A Look at the Perilous Psychology of Financial Bubbles

September 22, 2020

Investors acknowledge a market bubble but optimism prevents them from seeking financial safety

By Elliott Wave International

The months before the 2000 and 2007 stock market peaks saw a measurable rise in news stories that used the phrase “financial bubble.”

But instead of selling, many investors kept right on buying.

The logic went something like this: “This bubble could burst one day — but not just yet.”

The March 2008 Elliott Wave Financial Forecast, a monthly publication which provides analysis and forecasts for major U.S. financial markets, showed this chart and said:


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The bars on the chart show that the number of financial bubble articles boomed as the bear market began in 2000. When the mania re-ignited, the bubble talk receded briefly, only to re-emerge last year [2007] as the housing crash started to bite and the credit market imploded. The … bubble of 2003-2007 should be over, because bubble references are once again rising fast.

Indeed, the worst of the 2008-2009 stock market debacle was just ahead.

Fast forward to 2020 and this Sept. 7 news item from CNBC:

‘We’re certainly in a bubble,’ strategist warns — but don’t expect it to pop anytime soon

Is it rational to stay in the market, even after acknowledging something as potentially financially dangerous as a bubble?

Here’s a classic quote from an Elliott Wave Theorist, a monthly publication which offers insights into financial and social trends, and is written by Robert Prechter, the president of Elliott Wave International:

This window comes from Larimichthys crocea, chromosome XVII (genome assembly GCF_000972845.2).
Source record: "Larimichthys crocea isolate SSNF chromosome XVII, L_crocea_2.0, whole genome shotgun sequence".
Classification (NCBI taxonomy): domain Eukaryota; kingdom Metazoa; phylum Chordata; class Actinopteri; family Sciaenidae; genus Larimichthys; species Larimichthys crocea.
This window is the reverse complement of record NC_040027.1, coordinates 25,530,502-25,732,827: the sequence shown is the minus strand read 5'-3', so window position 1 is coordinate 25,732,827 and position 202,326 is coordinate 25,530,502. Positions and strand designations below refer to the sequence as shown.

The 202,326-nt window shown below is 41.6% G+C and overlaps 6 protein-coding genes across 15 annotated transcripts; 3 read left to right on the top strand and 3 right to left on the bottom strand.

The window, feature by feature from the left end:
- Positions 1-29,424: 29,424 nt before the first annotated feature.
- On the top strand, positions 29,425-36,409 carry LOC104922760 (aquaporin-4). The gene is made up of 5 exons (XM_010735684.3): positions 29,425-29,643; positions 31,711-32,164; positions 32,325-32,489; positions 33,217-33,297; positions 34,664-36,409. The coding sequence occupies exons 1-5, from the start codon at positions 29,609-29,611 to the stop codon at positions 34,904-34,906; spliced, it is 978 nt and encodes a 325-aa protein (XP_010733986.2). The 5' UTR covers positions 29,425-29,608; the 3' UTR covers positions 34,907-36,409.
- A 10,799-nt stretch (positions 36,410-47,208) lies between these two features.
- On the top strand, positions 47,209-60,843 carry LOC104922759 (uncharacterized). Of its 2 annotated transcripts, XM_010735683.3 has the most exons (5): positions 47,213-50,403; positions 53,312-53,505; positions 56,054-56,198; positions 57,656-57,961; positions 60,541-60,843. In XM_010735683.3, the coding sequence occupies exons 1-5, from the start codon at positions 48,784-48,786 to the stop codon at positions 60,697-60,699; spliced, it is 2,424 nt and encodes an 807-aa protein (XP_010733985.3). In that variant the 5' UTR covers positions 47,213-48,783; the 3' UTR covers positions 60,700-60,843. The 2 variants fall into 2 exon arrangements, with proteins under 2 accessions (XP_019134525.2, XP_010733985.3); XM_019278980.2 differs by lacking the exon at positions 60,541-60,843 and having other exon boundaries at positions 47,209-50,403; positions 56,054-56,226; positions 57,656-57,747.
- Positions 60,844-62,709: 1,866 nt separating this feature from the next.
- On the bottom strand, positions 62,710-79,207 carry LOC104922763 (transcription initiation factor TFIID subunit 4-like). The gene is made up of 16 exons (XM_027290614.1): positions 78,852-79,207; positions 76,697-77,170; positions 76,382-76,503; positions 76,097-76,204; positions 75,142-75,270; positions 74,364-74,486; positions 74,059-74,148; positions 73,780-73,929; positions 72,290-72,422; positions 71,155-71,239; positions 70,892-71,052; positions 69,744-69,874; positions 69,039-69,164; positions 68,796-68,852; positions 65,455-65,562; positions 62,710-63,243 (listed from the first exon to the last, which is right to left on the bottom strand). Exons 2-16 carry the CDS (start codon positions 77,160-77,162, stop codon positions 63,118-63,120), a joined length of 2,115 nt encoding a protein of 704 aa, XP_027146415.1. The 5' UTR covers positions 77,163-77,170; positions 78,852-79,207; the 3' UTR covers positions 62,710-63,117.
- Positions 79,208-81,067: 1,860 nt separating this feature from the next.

The case for rational bubbles rests on the idea that investors are consciously making risk assessments and deciding that the gamble of buying high — to sell even higher — is worth it. But a bubble is fueled by more buying, which is propelled by new buyers and by increased conviction among those already invested, so few bubble investors actually do sell higher. Instead of buying high and selling higher, most of them do only the first half.

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In the 1930s, Ralph Nelson Elliott discovered that stock market prices trend and reverse in recognizable patterns. The patterns he discerned are repetitive in form but not necessarily in time or amplitude. Elliott isolated five such patterns, or “waves,” that recur in market price data. He named, defined and illustrated these patterns and their variations. He then described how they link together to form larger versions of themselves, how they in turn link to form the same patterns of the next larger size, and so on, producing a structured progression. He called this phenomenon The Wave Principle.

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This article was syndicated by Elliott Wave International and was originally published under the headline A Look at the Perilous Psychology of Financial Bubbles. EWI is the world’s largest market forecasting firm. Its staff of full-time analysts led by Chartered Market Technician Robert Prechter provides 24-hour-a-day market analysis to institutional and private investors around the world.